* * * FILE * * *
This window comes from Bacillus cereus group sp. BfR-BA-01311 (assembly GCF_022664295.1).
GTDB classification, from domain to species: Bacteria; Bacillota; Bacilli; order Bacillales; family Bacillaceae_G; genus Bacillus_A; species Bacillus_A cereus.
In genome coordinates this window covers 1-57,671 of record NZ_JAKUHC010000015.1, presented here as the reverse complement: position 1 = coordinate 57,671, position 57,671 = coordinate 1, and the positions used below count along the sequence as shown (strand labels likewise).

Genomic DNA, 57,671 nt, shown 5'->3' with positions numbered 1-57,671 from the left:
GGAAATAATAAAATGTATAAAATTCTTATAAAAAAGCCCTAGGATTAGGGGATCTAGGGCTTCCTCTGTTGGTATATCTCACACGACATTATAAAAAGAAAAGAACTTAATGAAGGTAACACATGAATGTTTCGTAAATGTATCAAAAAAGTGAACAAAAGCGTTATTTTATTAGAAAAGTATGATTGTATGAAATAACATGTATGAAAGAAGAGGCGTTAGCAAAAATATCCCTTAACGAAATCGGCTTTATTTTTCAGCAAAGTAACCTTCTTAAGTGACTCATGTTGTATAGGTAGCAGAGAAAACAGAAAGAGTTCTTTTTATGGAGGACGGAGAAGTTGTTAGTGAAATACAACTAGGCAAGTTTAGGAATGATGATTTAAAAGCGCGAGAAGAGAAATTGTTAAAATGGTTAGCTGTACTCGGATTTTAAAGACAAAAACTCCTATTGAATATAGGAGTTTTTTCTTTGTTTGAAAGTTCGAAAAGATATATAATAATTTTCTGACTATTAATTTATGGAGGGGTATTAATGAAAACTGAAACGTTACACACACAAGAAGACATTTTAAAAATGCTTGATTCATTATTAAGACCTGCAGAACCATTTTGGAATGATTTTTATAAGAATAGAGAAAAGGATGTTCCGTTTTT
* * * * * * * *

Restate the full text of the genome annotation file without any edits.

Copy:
This window comes from Bacillus cereus group sp. BfR-BA-01311 (assembly GCF_022664295.1).
GTDB classification, from domain to species: Bacteria; Bacillota; Bacilli; order Bacillales; family Bacillaceae_G; genus Bacillus_A; species Bacillus_A cereus.
In genome coordinates this window covers 1-57,671 of record NZ_JAKUHC010000015.1, presented here as the reverse complement: position 1 = coordinate 57,671, position 57,671 = coordinate 1, and the positions used below count along the sequence as shown (strand labels likewise).

Genomic DNA, 57,671 nt, shown 5'->3' with positions numbered 1-57,671 from the left:
GGAAATAATAAAATGTATAAAATTCTTATAAAAAAGCCCTAGGATTAGGGGATCTAGGGCTTCCTCTGTTGGTATATCTCACACGACATTATAAAAAGAAAAGAACTTAATGAAGGTAACACATGAATGTTTCGTAAATGTATCAAAAAAGTGAACAAAAGCGTTATTTTATTAGAAAAGTATGATTGTATGAAATAACATGTATGAAAGAAGAGGCGTTAGCAAAAATATCCCTTAACGAAATCGGCTTTATTTTTCAGCAAAGTAACCTTCTTAAGTGACTCATGTTGTATAGGTAGCAGAGAAAACAGAAAGAGTTCTTTTTATGGAGGACGGAGAAGTTGTTAGTGAAATACAACTAGGCAAGTTTAGGAATGATGATTTAAAAGCGCGAGAAGAGAAATTGTTAAAATGGTTAGCTGTACTCGGATTTTAAAGACAAAAACTCCTATTGAATATAGGAGTTTTTTCTTTGTTTGAAAGTTCGAAAAGATATATAATAATTTTCTGACTATTAATTTATGGAGGGGTATTAATGAAAACTGAAACGTTACACACACAAGAAGACATTTTAAAAATGCTTGATTCATTATTAAGACCTGCAGAACCATTTTGGAATGATTTTTATAAGAATAGAGAAAAGGATGTTCCGTTTTT